The recent trial of the teenager who, while toting an AR-15 amidst demonstrations in Kenosha, Wisconsin, killed two people and wounded a third, caused me to reflect on the meaning of justice, as well as on our much-neglected sense of personal responsibility.
In doing so, I have tried to “put on the mind of Christ” as we were once urged to do in a different Catholic Church environment, one in which larger social justice matters overshadowed current obsessions intrinsic to the culture wars. Now I admit that no one — least of all, me — can truly see and think as Jesus did, but I believe that we who call ourselves Jesus-followers have the responsibility to try.
“Is not this the sort of fast that pleases me: to break unjust fetters, to undo the thongs of the yoke, to let the oppressed go free, and to break all yokes? Is it not sharing your food with the hungry, and sheltering the homeless poor…? If you do [these things] …your light will rise in the darkness, and your darkest hour will be like noon…. You will be called ‘Breach-mender.’” [Isaiah 58: 6, 9, 12]
In our heart of hearts, I believe we all yearn for a state of peace, a condition in which not only are rage and division absent but, more positively, one in which all of us have the opportunity to flourish. When violence and disharmony intrude upon this peace, the ideal resolution would be one that makes things whole. This is restorative justice.
Unfortunately, in our world, we lack the power to restore wholeness; the best we can do is to strive to create that rightness between and among us that minimizes harm and wrongdoing in the first place. However, when such occurs — as happened in Wisconsin with the loss of two lives — then our human systems do their best to adjudicate punitive justice in which parties guilty of breaking the peace are punished for their actions.
The Wisconsin verdict acquitting the young man of murder because his actions could be explained, (if definitely not “justified”) by self-defense is an example of how such decisions inevitably fall short of true restorative justice. The fault is not of the jury but, rather, because we cannot restore life once taken or undo our actions however harmful.
(For what it is worth, I personally think the jury’s decision in this case was correct given all that they could not address.)
Which brings me to the important matter of human agency, that is, our responsibility for our words and actions. In this country, the air has been full of bombastic claims about “my rights,” but nary a word about “my responsibilities.” Way back in Catholic grade school I learned about human agency, and how each of us bears responsibility for the consequences of our words and actions.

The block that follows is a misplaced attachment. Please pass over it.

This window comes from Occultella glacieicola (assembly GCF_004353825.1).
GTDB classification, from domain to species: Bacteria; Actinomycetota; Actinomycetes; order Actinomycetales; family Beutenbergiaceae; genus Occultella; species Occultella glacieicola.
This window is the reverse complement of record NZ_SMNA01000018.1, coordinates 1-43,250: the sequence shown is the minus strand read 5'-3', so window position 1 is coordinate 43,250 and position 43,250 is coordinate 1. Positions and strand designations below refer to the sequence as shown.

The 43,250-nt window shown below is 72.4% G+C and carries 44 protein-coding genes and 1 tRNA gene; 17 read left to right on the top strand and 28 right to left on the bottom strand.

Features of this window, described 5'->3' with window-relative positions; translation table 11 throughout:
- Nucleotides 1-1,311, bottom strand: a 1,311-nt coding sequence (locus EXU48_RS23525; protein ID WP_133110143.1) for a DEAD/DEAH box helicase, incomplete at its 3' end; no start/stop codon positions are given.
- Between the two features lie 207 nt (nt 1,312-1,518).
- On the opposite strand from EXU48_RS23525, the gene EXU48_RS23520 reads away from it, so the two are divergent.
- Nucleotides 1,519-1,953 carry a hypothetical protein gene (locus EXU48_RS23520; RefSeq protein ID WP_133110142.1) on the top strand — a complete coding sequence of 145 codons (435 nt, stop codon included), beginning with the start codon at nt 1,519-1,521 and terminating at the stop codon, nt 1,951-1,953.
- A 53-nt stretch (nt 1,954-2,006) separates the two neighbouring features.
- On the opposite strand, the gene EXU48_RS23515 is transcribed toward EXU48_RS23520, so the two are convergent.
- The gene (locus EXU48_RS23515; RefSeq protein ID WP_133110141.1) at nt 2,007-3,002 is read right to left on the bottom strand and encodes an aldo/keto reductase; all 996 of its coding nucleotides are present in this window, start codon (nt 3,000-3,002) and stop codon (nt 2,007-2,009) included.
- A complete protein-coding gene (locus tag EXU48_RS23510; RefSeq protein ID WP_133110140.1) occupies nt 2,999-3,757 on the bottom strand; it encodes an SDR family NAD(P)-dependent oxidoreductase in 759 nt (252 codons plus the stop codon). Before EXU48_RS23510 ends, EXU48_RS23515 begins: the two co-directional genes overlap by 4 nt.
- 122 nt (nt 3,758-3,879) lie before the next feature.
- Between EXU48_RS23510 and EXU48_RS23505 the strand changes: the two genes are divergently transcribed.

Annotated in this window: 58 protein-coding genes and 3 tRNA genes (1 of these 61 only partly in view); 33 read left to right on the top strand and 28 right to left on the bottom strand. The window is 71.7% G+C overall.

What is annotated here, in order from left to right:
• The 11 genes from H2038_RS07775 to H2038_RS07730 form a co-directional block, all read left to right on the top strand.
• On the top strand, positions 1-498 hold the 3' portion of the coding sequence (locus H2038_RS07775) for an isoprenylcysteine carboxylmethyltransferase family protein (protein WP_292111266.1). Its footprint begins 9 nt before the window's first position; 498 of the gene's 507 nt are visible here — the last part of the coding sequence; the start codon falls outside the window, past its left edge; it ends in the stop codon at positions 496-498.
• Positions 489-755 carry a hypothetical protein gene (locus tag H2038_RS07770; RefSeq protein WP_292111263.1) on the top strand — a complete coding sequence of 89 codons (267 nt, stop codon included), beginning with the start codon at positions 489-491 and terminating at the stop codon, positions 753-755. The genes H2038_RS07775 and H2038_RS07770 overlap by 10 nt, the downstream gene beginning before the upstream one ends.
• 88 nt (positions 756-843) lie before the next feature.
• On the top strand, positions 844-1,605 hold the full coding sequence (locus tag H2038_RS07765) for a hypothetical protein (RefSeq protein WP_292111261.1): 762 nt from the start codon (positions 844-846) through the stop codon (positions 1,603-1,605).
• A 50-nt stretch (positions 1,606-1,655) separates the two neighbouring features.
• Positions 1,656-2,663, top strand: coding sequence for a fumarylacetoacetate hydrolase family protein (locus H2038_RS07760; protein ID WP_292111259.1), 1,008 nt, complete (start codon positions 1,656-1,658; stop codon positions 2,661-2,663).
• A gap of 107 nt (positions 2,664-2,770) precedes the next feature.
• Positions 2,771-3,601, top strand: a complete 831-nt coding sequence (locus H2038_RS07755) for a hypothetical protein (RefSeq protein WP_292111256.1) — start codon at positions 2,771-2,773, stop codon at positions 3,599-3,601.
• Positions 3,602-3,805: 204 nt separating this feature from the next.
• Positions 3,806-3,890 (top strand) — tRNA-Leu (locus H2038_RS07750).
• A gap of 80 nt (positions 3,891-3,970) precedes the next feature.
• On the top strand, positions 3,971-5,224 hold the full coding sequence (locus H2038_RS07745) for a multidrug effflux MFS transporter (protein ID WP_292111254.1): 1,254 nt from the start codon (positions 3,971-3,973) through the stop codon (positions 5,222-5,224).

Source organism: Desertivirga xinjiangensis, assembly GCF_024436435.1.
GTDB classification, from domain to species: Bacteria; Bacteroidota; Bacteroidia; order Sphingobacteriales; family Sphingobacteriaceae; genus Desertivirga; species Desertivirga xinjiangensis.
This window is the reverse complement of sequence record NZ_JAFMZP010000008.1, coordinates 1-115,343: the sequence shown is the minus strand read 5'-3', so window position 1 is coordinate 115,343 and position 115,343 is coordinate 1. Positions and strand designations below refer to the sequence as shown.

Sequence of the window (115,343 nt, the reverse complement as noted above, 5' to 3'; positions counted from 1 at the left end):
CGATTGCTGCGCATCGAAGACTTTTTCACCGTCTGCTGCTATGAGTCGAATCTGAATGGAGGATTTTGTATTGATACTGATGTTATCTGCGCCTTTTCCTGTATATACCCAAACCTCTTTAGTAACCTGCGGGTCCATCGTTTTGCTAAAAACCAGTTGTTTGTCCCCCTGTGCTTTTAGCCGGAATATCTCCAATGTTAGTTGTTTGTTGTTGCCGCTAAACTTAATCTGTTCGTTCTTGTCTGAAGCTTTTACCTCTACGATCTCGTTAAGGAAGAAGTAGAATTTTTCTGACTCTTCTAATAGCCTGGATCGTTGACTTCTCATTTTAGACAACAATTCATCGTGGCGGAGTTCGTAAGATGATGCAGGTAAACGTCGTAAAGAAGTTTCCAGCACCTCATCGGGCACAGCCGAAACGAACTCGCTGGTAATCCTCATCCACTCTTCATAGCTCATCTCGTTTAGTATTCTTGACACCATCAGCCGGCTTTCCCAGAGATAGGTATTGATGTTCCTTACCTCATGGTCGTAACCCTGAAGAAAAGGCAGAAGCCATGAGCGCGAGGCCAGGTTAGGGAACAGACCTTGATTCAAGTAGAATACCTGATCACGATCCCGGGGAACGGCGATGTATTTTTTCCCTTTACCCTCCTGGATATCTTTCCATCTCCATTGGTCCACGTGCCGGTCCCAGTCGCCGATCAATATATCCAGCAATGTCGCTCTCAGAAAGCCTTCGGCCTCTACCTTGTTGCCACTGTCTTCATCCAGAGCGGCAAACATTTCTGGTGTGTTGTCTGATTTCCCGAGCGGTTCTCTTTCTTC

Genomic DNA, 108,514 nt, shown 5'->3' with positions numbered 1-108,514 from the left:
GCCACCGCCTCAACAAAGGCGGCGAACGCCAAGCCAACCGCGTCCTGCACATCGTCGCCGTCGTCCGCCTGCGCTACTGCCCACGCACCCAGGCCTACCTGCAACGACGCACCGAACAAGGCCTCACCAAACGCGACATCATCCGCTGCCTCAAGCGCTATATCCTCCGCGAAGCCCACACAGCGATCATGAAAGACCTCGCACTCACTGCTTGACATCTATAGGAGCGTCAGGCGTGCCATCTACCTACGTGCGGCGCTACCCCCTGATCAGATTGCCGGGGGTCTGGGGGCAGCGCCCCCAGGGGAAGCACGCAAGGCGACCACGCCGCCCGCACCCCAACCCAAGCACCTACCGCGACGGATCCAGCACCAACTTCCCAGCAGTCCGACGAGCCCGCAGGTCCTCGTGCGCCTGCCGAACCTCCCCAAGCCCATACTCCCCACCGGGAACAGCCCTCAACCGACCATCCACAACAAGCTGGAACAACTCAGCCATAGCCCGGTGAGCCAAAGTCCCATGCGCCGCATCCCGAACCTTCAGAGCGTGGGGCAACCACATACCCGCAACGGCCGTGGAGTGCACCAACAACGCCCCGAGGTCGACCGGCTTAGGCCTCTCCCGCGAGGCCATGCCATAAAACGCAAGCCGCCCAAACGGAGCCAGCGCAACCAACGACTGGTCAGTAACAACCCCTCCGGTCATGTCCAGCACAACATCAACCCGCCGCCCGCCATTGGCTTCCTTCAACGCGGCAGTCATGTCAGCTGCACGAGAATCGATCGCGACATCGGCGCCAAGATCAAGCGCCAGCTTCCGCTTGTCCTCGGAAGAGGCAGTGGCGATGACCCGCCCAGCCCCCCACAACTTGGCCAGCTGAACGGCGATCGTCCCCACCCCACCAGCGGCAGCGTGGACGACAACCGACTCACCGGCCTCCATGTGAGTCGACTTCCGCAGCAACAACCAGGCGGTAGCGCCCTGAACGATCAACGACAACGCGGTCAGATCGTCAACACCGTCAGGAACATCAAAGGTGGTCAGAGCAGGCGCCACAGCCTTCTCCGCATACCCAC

In the larger context of what went down in Wisconsin, what are we to make of all of those figures — mostly men! — who rushed into an already tense scene bearing weapons! The teenager found not guilty of murder was but one of them, and he was not the only one carrying a semi-automatic weapon designed for military use.
Was he exercising sound judgment? Were the others?
In our current culture — in which guns appear to me very close to the “idols” denounced in the Old Testament (those things apart from God in which we place our trust) — we are inundated with statements about “my right to carry.” Where do we hear any discussion or caution about how such a “right” carries with it very serious responsibilities? Moreover, when does my decision to carry a weapon create a condition or occasion of sin?
If you try to take my weapon from me and, in a claim of self-defense, I shoot you, am I “innocent”? How much was my act of self-defense initially triggered by my decision to carry a weapon in the first place?
I do not pretend that there are easy answers to such questions, but it is clear to me that they are not even being asked in the first place. All of us who claim to be Jesus-followers ought to remember: If you want peace, work for justice [Pope Paul VI].
Whenever you pick up or strap on a gun, you are indicating to all that you are prepared to use it, including to kill with it. How does this accord with the mind of Jesus?
(Greg Cusack taught college, served on the Davenport City Council from 1969-73, and the Iowa House of Representatives from 1971-81. He then served as executive director of National Catholic Rural Life Conference from 1981 until late 1986. His public service continued in other areas until he retired as Chief Benefits Officer of the Iowa Public Employees Retirement System in 2004.)